Adoption of AI in the public sector has potential benefits such as speeding up decision-making, making processes more efficient, decisions fairer, and spotting things that humans would miss. Considerable resources are being poured into the development of algorithms to make public administration and decision making more efficient. But many algorithms are black boxes, and the “reasoning” behind decisions remains unknown. Is it such a good idea to use the public sector as a crash test dummy for new technology, when the consequences are not yet fully understood? Will the technical advances really make our systems better? A closer look at implementations so far, suggests that factors other than purely technical ones, will be more likely to determine the success or failure of AI adoption in the public sector.
Robots and automation are not things of the future; they are popping up in various places in the public sector. AI is increasingly used for both small and big decisions such as sorting incoming mail, answering questions via chatbots, and even distributing social benefits. In the municipality of Trelleborg, Sweden, the administration of jobseekers’ applications for income support has been overseen and decided upon by an AI for several years. The initiative has reportedly led to better citizen service and employees at the municipality can focus on getting people into work. Trelleborg reduced their support costs by about 15 percent per year due to more people finding work. At a glance, this seems an excellent outcome. However, critics such as the Union for Professionals raise questions about whether the process is transparent and fair to citizens.
Three recent reports by the European Commission, AlgorithmWatch and the Council of Ministers respectively, give an overview of cases where AI has been used in the public sector so far. The reports build on self-reported case studies and offer examples of when AI adoption has been successful and where ethical problems have occurred. In these reports, two categories of obstacles to successful AI adoption in the public sector, can be discerned:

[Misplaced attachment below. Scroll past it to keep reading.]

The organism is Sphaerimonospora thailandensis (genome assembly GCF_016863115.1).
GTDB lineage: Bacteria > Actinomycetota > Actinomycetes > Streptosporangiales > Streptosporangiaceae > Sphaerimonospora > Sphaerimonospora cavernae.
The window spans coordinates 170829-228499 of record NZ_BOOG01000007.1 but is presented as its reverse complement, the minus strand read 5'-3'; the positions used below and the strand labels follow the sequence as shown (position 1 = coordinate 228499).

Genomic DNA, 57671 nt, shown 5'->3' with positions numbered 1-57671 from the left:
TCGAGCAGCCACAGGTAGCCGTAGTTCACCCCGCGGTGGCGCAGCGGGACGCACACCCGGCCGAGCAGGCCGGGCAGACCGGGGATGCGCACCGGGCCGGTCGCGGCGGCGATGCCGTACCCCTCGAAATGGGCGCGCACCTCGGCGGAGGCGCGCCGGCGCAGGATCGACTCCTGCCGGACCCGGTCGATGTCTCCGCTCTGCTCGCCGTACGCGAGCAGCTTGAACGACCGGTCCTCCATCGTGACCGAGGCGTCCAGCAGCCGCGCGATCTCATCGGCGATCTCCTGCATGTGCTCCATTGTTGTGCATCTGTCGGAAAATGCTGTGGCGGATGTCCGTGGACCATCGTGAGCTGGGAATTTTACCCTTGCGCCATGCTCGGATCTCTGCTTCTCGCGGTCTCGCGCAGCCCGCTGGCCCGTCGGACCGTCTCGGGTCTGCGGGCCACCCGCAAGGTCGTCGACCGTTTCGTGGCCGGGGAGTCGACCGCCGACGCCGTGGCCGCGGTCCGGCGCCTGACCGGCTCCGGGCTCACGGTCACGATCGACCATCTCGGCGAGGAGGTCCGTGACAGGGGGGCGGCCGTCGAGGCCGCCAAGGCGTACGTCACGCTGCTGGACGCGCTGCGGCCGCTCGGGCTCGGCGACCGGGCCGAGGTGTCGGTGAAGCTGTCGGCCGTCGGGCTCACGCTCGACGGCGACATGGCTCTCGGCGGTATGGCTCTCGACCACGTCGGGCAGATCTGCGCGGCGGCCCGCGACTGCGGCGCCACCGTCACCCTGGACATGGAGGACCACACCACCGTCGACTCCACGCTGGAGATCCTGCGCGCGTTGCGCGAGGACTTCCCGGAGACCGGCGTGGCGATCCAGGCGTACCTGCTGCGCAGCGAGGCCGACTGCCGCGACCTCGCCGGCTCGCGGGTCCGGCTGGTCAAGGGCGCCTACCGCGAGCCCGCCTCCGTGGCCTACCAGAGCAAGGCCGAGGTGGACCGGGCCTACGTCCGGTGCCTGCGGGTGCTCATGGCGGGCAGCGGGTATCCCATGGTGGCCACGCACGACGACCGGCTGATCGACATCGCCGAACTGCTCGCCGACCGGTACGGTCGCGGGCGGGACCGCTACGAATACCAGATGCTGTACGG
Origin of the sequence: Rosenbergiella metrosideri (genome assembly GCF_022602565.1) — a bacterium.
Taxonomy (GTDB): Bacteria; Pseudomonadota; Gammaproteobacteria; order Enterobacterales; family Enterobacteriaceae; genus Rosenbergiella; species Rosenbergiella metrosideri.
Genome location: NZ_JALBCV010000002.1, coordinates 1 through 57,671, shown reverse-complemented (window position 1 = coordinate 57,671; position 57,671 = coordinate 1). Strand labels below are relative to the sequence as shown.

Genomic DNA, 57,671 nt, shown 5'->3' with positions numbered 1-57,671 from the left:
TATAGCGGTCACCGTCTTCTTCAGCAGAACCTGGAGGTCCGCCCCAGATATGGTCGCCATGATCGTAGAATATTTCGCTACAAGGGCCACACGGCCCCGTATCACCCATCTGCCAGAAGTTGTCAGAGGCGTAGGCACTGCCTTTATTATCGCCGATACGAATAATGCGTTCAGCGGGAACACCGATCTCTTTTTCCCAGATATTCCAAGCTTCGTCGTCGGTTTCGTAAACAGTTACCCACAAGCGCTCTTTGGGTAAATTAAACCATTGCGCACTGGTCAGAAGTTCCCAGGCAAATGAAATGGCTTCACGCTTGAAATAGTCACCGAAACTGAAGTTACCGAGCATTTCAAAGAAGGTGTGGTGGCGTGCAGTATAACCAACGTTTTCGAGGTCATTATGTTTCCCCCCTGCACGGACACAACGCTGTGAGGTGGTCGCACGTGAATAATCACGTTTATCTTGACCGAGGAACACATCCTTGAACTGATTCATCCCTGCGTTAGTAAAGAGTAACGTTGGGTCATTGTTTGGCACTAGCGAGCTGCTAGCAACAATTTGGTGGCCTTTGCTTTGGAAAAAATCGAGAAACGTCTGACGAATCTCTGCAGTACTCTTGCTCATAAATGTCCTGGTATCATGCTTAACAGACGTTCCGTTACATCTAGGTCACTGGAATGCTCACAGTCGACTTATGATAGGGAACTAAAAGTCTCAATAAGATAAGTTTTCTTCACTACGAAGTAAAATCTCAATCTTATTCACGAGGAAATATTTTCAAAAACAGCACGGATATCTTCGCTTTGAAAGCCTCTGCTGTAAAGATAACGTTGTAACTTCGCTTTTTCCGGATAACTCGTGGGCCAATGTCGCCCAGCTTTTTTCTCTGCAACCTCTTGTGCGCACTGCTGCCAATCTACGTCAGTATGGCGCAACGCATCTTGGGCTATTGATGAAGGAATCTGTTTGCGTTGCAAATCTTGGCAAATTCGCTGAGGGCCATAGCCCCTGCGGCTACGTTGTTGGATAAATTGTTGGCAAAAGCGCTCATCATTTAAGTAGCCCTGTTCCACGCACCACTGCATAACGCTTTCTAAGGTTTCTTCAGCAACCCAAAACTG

One obstacle is related to how the technologies are used per se. There is a risk of discrimination when predictions are based on faulty assumptions, something that happened to UK students when receiving their grades 2020. The UK government decided to entrust the students’ marks to an algorithm, since exams could not be held during the COVID-19 lockdown. When A-level grades were announced, nearly 40 percent were lower than the teachers’ assessments. The lower than expected grades were more frequent for the students from less well-to-do areas and the reason was that the algorithm was including historical grades from the area the student lived in. This produced discriminatory results by putting students from the schools of wealthier areas, and often better exam results on a group level, at an advantage compared with their state-educated peers.